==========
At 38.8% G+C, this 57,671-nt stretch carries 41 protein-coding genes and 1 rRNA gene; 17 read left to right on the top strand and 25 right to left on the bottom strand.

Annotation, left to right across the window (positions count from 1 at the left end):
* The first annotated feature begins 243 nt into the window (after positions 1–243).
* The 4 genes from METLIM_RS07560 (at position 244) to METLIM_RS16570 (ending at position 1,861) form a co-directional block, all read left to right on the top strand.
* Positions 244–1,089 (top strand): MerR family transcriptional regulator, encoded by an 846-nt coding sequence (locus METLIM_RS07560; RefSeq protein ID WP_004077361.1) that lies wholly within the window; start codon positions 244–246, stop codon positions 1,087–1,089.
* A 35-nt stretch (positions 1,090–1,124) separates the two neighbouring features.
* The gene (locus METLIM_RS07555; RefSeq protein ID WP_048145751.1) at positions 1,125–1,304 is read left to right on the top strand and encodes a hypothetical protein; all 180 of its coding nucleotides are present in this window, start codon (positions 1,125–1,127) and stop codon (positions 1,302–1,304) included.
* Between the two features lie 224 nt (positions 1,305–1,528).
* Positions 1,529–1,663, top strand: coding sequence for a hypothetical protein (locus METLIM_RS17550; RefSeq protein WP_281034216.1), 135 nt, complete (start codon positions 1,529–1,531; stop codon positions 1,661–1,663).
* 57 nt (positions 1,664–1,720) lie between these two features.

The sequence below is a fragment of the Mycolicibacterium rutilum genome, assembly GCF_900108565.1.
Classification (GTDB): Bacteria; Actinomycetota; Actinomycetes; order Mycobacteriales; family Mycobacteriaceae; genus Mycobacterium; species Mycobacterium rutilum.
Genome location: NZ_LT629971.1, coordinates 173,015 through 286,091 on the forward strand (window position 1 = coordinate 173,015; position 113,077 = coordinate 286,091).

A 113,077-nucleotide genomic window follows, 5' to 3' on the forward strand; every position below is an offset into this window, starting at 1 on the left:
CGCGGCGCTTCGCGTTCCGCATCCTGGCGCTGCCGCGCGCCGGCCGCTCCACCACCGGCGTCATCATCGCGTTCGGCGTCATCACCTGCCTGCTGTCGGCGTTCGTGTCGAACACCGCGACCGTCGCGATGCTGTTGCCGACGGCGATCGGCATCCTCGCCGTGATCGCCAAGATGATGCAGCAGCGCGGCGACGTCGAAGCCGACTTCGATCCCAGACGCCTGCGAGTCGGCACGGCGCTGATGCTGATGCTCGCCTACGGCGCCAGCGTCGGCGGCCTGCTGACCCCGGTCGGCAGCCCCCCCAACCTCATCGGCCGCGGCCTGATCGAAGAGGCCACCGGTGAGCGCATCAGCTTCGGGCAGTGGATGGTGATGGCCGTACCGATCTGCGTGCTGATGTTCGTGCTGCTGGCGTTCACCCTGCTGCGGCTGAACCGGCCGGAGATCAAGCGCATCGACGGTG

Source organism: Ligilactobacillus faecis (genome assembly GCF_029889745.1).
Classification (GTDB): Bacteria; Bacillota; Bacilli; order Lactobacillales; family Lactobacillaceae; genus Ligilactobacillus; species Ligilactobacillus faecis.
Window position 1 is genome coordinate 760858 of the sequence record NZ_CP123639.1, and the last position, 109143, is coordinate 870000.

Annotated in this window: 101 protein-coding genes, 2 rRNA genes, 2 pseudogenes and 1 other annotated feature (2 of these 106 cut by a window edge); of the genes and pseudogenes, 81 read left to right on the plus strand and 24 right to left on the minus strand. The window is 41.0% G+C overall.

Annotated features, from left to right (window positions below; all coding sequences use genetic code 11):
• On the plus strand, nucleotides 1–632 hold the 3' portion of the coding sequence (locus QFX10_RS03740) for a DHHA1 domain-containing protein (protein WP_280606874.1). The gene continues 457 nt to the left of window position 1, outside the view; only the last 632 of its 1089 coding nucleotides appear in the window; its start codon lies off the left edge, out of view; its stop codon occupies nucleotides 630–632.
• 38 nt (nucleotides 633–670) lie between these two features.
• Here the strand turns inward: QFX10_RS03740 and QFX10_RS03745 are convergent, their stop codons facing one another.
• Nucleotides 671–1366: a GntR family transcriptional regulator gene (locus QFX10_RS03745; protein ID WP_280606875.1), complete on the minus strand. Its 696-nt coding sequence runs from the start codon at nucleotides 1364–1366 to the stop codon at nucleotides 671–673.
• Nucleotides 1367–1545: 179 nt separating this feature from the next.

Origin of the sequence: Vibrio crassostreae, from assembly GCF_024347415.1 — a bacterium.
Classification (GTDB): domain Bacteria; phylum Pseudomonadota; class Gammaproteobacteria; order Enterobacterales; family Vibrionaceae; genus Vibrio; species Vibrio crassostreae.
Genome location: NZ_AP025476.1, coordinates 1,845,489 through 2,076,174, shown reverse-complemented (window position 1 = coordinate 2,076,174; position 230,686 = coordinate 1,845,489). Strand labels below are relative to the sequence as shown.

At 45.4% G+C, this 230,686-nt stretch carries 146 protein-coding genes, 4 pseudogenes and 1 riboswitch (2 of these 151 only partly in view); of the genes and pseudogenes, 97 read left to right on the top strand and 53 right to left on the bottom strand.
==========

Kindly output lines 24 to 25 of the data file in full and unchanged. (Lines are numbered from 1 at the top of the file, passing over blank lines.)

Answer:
• Nucleotides 671–1366: a GntR family transcriptional regulator gene (locus QFX10_RS03745; protein ID WP_280606875.1), complete on the minus strand. Its 696-nt coding sequence runs from the start codon at nucleotides 1364–1366 to the stop codon at nucleotides 671–673.
• Nucleotides 1367–1545: 179 nt separating this feature from the next.